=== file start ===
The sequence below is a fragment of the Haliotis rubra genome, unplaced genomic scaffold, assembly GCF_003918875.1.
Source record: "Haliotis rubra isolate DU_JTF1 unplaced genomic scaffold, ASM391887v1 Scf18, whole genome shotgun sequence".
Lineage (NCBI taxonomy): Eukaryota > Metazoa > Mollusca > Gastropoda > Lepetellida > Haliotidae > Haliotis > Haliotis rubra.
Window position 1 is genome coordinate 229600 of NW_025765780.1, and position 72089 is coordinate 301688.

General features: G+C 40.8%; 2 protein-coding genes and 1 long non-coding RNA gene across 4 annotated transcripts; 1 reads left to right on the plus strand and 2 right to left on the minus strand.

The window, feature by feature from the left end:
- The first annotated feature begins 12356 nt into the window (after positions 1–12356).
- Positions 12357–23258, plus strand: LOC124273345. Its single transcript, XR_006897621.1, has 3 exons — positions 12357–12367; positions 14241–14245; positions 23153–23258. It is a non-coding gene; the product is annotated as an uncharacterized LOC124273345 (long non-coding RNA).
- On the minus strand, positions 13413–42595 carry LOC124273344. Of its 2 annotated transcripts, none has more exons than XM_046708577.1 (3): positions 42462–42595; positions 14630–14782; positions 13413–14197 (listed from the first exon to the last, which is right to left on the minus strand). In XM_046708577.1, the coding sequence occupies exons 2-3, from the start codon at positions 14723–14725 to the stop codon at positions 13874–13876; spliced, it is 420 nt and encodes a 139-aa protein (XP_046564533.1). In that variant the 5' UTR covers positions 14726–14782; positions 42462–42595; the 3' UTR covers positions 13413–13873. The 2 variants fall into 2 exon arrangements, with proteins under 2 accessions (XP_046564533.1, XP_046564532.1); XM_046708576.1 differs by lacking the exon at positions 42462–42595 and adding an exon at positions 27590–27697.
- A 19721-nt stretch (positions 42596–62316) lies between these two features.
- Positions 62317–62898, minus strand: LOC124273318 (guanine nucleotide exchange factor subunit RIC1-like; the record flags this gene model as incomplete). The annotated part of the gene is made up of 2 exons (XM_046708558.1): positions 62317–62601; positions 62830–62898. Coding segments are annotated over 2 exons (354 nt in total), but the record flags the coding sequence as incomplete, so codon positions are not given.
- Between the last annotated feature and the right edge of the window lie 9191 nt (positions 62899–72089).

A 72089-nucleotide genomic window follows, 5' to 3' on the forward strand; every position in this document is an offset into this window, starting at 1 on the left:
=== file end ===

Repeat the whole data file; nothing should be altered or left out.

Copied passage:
The sequence below is a fragment of the Haliotis rubra genome, unplaced genomic scaffold, assembly GCF_003918875.1.
Source record: "Haliotis rubra isolate DU_JTF1 unplaced genomic scaffold, ASM391887v1 Scf18, whole genome shotgun sequence".
Lineage (NCBI taxonomy): Eukaryota > Metazoa > Mollusca > Gastropoda > Lepetellida > Haliotidae > Haliotis > Haliotis rubra.
Window position 1 is genome coordinate 229600 of NW_025765780.1, and position 72089 is coordinate 301688.

General features: G+C 40.8%; 2 protein-coding genes and 1 long non-coding RNA gene across 4 annotated transcripts; 1 reads left to right on the plus strand and 2 right to left on the minus strand.

The window, feature by feature from the left end:
- The first annotated feature begins 12356 nt into the window (after positions 1–12356).
- Positions 12357–23258, plus strand: LOC124273345. Its single transcript, XR_006897621.1, has 3 exons — positions 12357–12367; positions 14241–14245; positions 23153–23258. It is a non-coding gene; the product is annotated as an uncharacterized LOC124273345 (long non-coding RNA).
- On the minus strand, positions 13413–42595 carry LOC124273344. Of its 2 annotated transcripts, none has more exons than XM_046708577.1 (3): positions 42462–42595; positions 14630–14782; positions 13413–14197 (listed from the first exon to the last, which is right to left on the minus strand). In XM_046708577.1, the coding sequence occupies exons 2-3, from the start codon at positions 14723–14725 to the stop codon at positions 13874–13876; spliced, it is 420 nt and encodes a 139-aa protein (XP_046564533.1). In that variant the 5' UTR covers positions 14726–14782; positions 42462–42595; the 3' UTR covers positions 13413–13873. The 2 variants fall into 2 exon arrangements, with proteins under 2 accessions (XP_046564533.1, XP_046564532.1); XM_046708576.1 differs by lacking the exon at positions 42462–42595 and adding an exon at positions 27590–27697.
- A 19721-nt stretch (positions 42596–62316) lies between these two features.
- Positions 62317–62898, minus strand: LOC124273318 (guanine nucleotide exchange factor subunit RIC1-like; the record flags this gene model as incomplete). The annotated part of the gene is made up of 2 exons (XM_046708558.1): positions 62317–62601; positions 62830–62898. Coding segments are annotated over 2 exons (354 nt in total), but the record flags the coding sequence as incomplete, so codon positions are not given.
- Between the last annotated feature and the right edge of the window lie 9191 nt (positions 62899–72089).

A 72089-nucleotide genomic window follows, 5' to 3' on the forward strand; every position in this document is an offset into this window, starting at 1 on the left: